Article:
The Natural Resources Conservation Service in Louisiana has about $1 million to fund four watersheds to improve water quality.
The Conservation Service is joining with the state Department of Agriculture and Forestry and the state Department of Environmental Quality (DEQ) to help leverage money and efforts on the water-quality projects.
The three agencies chose relatively small areas to focus on so progress can be more measurable, said Sarah Haymaker, the Conservation Service’s acting state conservationist.
The state Department of Agriculture will provide manpower to work with farmers and forest landowners, allowing DEQ to focus on water-quality monitoring in the smaller areas.
In addition, the partnerships translates to additional money for DEQ, allowing more monitoring in the watersheds than normal, said Jan Boydstun, environmental scientist with DEQ.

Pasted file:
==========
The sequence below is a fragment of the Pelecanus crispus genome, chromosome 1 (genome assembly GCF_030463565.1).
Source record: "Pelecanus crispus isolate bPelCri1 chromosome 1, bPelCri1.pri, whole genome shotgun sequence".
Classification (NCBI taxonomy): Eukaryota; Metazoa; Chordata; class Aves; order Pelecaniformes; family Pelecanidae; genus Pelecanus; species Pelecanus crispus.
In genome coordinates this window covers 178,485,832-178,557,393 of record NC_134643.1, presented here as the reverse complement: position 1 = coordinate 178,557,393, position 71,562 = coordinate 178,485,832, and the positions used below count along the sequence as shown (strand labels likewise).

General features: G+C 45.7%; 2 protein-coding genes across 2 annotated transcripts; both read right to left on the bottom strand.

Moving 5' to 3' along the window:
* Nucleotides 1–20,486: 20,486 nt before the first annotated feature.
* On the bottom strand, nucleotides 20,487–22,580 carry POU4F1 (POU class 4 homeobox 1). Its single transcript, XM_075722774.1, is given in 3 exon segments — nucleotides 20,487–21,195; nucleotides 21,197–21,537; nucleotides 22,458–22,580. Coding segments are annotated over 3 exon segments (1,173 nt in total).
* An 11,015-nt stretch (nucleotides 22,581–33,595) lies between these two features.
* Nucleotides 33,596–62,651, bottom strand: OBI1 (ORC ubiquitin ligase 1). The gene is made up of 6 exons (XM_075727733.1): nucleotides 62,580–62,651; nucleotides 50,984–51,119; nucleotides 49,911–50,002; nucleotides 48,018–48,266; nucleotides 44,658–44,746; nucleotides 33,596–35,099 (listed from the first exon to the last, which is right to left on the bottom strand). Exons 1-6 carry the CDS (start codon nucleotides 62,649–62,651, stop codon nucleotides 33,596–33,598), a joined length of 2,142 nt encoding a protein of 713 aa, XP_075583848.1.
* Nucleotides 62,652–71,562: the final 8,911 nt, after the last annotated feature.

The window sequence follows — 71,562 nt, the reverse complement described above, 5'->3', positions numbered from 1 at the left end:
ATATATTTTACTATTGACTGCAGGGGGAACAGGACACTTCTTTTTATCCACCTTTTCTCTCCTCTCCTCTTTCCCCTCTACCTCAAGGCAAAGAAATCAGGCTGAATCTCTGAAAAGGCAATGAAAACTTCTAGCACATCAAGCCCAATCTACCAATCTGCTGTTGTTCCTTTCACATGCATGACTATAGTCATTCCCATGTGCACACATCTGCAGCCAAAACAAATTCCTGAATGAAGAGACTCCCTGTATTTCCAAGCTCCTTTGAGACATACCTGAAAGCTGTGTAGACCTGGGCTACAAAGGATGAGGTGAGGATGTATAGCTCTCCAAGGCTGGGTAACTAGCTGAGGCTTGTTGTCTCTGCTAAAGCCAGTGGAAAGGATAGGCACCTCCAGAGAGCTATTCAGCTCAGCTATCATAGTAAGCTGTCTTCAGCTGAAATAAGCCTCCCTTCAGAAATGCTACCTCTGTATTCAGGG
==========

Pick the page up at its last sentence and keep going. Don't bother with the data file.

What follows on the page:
The Conservation Service money will go toward an incentive program to help farmers and forest landowners put practices in place to reduce water-quality problems in the nearby watershed, including reducing fecal coliform that gets in the water or preventing erosion of soil into the water, Haymaker said.
Although applications for the program are taken at any time, the next batch of applications to be considered needs to be turned in by June 15, 2012.
Full Story: The Advocate
NB: Press Cutting Service
This article is culled from daily press coverage from around the world. It is posted on the Urban Gateway by way of keeping all users informed about matters of interest. The opinion expressed in this article is that of the author and in no way reflects the opinion of UN-Habitat.